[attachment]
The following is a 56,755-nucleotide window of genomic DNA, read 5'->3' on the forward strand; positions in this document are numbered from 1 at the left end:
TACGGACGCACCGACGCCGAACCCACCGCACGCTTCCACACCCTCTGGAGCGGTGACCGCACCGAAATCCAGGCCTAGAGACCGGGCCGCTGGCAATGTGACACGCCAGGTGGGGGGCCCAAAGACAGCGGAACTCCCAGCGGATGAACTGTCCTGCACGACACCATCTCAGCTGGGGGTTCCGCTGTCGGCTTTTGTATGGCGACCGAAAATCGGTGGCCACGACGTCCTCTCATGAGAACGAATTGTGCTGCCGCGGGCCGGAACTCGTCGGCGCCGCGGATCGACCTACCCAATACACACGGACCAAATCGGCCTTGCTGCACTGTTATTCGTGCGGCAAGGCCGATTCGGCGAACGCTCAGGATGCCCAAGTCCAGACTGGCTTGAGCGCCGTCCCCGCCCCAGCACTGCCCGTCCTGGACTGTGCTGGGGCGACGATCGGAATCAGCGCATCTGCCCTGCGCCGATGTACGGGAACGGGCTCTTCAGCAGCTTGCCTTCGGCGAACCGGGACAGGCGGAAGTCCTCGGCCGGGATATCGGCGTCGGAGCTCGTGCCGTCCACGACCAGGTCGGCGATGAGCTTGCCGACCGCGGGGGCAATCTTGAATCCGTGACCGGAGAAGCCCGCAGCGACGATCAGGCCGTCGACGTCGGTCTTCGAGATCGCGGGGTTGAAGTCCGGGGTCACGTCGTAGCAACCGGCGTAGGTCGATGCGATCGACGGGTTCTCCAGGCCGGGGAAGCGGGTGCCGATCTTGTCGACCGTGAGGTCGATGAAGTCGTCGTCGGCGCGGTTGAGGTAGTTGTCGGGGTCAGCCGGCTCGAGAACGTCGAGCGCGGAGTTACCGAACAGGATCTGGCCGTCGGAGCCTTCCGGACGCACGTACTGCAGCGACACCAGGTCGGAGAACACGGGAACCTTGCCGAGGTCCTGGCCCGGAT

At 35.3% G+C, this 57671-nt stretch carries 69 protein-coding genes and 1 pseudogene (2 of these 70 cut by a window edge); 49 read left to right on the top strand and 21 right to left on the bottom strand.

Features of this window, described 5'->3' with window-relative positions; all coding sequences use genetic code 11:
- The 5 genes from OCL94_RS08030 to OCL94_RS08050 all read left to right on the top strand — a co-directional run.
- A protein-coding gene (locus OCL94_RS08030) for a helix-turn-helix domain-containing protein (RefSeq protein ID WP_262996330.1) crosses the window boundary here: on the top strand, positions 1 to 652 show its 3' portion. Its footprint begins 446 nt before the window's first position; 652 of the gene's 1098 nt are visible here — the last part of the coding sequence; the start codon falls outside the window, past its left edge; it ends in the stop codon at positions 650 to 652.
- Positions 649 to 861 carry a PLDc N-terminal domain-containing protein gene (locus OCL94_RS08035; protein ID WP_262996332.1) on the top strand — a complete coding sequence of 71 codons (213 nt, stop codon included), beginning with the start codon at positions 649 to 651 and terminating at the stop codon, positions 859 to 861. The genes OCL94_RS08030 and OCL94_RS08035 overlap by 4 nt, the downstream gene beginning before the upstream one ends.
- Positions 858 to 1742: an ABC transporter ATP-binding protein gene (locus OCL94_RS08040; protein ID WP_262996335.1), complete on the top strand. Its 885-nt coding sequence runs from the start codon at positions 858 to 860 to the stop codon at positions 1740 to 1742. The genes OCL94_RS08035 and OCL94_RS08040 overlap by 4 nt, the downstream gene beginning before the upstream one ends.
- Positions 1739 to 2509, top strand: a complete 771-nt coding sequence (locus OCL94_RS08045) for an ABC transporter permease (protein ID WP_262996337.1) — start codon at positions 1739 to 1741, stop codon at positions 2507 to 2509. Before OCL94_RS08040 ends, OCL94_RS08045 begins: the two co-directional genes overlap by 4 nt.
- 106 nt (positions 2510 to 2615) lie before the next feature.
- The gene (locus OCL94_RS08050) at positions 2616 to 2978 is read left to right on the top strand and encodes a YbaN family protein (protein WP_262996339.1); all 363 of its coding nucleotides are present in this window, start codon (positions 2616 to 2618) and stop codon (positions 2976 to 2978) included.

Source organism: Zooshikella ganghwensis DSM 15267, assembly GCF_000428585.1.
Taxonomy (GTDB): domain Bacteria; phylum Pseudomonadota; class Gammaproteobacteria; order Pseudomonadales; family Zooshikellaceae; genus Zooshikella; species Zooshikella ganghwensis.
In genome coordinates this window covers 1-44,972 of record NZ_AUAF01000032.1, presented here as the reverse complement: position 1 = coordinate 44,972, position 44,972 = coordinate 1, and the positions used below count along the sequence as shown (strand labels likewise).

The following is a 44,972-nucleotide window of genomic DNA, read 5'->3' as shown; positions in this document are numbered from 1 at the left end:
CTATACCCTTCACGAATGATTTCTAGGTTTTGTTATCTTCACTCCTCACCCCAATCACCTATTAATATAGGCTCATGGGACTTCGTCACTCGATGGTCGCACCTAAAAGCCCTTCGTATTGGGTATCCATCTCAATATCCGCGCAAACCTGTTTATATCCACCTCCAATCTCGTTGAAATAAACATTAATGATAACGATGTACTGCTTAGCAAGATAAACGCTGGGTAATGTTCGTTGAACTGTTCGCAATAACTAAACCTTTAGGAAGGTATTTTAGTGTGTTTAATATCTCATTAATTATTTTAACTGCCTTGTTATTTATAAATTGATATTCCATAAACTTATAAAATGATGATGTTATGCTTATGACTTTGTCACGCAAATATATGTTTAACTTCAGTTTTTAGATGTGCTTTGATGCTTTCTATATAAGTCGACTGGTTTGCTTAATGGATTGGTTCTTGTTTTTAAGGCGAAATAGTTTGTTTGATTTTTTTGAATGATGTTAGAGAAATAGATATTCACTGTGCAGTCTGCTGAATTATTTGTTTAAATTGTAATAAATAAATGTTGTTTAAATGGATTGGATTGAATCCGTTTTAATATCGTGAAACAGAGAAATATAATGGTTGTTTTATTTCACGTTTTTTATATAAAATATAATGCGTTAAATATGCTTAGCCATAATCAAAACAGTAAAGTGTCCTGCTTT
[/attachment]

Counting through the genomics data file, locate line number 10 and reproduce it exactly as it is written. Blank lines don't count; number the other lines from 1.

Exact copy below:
- 106 nt (positions 2510 to 2615) lie before the next feature.